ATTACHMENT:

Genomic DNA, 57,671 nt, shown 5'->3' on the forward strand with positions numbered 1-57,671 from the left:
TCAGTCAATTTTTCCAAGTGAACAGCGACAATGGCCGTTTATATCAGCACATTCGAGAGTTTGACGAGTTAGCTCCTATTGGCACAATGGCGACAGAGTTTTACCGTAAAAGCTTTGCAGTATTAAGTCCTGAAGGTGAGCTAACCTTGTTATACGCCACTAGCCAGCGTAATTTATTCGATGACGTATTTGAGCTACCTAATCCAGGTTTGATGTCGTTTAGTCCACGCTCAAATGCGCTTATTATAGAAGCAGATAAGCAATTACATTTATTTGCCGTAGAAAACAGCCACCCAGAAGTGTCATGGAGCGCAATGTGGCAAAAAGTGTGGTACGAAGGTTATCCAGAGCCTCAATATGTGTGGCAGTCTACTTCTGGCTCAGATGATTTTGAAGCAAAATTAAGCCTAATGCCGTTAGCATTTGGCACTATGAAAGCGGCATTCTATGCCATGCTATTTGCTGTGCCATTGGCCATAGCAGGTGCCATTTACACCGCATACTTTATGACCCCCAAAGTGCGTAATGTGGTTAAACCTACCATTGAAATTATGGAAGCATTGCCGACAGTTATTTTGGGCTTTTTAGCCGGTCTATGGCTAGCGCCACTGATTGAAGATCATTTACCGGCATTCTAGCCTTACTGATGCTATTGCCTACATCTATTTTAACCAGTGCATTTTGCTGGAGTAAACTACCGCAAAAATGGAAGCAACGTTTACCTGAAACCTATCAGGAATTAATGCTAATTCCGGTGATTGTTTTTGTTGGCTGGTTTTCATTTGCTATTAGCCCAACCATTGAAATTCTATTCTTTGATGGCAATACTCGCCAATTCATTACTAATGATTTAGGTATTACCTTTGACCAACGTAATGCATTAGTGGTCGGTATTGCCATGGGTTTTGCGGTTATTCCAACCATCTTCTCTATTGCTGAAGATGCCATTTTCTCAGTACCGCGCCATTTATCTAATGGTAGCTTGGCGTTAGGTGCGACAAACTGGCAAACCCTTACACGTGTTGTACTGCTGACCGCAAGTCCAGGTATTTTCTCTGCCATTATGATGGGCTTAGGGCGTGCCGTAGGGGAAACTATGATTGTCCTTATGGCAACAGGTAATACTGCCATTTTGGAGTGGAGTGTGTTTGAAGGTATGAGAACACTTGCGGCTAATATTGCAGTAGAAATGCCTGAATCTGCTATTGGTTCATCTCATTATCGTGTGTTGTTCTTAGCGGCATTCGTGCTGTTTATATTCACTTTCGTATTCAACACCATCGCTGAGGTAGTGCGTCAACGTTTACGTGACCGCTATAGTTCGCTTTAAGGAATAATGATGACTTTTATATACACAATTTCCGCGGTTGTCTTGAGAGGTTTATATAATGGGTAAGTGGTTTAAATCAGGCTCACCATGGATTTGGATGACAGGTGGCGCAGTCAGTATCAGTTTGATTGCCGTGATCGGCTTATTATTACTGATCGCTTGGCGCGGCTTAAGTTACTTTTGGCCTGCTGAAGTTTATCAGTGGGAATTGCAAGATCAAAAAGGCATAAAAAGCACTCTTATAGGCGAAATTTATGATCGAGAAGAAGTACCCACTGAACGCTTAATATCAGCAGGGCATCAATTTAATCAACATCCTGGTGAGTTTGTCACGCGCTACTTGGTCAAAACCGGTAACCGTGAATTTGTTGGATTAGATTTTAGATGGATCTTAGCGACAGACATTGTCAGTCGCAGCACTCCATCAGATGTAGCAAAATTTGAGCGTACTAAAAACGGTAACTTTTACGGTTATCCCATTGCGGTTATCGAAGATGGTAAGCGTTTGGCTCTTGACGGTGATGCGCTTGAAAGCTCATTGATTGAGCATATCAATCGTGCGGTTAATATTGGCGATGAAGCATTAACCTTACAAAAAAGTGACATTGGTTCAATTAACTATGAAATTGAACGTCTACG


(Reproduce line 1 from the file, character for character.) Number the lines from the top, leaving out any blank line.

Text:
Genomic DNA, 57,671 nt, shown 5'->3' on the forward strand with positions numbered 1-57,671 from the left: